There’s a new kind of customization trend taking hold, and the key is already in everyone’s pockets and purses.
Advances in mobile technology are driving a wave of personalized products. Smartphones have become so powerful, and their cameras so good, that they can do much more than take selfies and fill an Instagram feed. A rising tide of companies are putting these devices to work as scanners to enable bespoke products.
Anyone with a phone can scan their face, feet or body, and order up personalized glasses, sandals and apparel.
And the opportunity is massive. According to the Pew Research Center, the share of Americans who own smartphones has risen to 77 percent, up from 35 percent in 2011.
Companies like Wiiv have gotten the memo, and they’re putting the phone camera at the core of their businesses.
“We use mobile apps to snap pictures of your feet, turn these images into 3-D models and then use these models to produce custom fit insoles and sandals,” said Aron Tremble, a former HP Inc. executive who now runs marketing and partnerships for Wiiv.
“We exist because we’ve proven in the lab and the market that when footwear is made to the exact specifications of your feet, with just the right biomechanical support in just the right places, you will feel, move and live better,” he said.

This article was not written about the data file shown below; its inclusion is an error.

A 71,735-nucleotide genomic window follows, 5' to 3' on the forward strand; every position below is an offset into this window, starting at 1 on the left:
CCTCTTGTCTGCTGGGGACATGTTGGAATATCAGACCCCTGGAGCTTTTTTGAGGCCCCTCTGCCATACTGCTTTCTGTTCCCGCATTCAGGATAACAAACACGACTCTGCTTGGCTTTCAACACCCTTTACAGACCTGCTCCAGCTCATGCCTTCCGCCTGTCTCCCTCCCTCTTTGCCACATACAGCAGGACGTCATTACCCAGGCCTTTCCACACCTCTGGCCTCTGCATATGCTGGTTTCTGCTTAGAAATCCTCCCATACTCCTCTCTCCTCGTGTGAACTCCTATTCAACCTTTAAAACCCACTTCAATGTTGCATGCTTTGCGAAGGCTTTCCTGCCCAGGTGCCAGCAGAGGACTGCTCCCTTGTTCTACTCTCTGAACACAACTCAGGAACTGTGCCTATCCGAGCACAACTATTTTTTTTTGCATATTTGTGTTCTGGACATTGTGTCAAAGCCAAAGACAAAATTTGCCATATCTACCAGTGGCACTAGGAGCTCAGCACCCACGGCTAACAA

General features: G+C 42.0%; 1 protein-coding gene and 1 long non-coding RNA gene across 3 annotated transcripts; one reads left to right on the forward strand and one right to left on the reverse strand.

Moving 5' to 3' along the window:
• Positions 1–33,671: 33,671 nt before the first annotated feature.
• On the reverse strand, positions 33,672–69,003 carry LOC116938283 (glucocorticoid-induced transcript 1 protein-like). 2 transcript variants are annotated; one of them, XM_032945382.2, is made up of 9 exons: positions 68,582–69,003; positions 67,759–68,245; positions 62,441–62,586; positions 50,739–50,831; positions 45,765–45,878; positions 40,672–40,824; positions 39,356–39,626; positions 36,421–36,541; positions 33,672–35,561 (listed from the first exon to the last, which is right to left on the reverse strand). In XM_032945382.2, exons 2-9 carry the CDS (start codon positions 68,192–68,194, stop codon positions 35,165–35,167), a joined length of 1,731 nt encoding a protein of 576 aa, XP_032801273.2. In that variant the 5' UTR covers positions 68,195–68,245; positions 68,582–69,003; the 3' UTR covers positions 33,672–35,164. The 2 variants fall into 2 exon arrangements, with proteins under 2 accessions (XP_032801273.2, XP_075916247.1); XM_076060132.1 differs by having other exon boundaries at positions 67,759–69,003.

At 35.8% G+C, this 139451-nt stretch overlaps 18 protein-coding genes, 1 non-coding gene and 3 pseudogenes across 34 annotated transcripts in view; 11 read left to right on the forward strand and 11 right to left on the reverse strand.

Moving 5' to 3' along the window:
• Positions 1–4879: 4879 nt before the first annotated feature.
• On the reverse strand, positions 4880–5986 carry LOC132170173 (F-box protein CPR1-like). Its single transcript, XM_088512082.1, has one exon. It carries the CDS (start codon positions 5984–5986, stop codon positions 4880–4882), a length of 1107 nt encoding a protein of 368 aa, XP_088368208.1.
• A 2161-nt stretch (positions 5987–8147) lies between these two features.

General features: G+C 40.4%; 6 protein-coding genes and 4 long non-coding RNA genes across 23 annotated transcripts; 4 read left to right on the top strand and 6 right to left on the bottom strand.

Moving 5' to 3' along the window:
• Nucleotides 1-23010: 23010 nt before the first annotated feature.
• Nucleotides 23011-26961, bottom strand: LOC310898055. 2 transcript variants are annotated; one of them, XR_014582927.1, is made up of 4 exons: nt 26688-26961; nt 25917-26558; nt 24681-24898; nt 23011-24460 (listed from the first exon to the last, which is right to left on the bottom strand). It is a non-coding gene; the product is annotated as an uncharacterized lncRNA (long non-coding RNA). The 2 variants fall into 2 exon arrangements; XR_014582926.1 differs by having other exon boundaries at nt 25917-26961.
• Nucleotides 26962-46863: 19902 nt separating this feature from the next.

Wiiv’s proprietary system connects mobile images and 3-D printing to create custom insoles and sandals on demand and according to individual specifications. To date, the company has produced seven apps and six custom footwear products across its own brand, as well as partners. The company has raised $7.5 million across three funding rounds, according to Crunchbase.
As for which particular mobile technologies are fueling Wiiv’s business, Tremble singled out elements of computational photography, such as chips, lenses and software. “Without this, we could not manage intelligent capture, measurement and modeling,” he said. “Our latest apps sense what is in the frame, warns customers when the composition isn’t right, detects problems with images in real time, and snaps the picture when it looks good.
“Think mobile check deposit translated to your feet,” he said.
At this point, Wiiv is eyeing the 3-D camera movement, and Tremble seems excited about Apple’s TrueDepth, which made its debut last year in the iPhone X, and Intel Real Sense. Both camera systems can capture spatial depth. Consumers may be familiar with the technology, whether they know it or not. It’s part of the reason iPhone portraits can offer depth of field, showing the subject in crystal-clear focus against a blurred background.
Apple and Google have made depth of field a hot camera feature, and that could be key for Wiiv and its ilk, which require accurate mapping of the human foot in three dimensions. However, the company is waiting to support the tech until it becomes even more commonplace.
The insole maker may be carefully watching TrueDepth’s development, but other companies are racing to integrate with it.
New custom eyewear start-up King Children, which launched out of stealth this week, made its debut with integration for Apple’s latest camera hardware. After all, properly fitting eyeglasses must account for things like flat or protruding nose bridges, different face shapes and other physical features. However, 3-D-mapping a human face is no easy feat, which is why the company needed the latest camera and sensor tech with the biggest likelihood of mass adoption.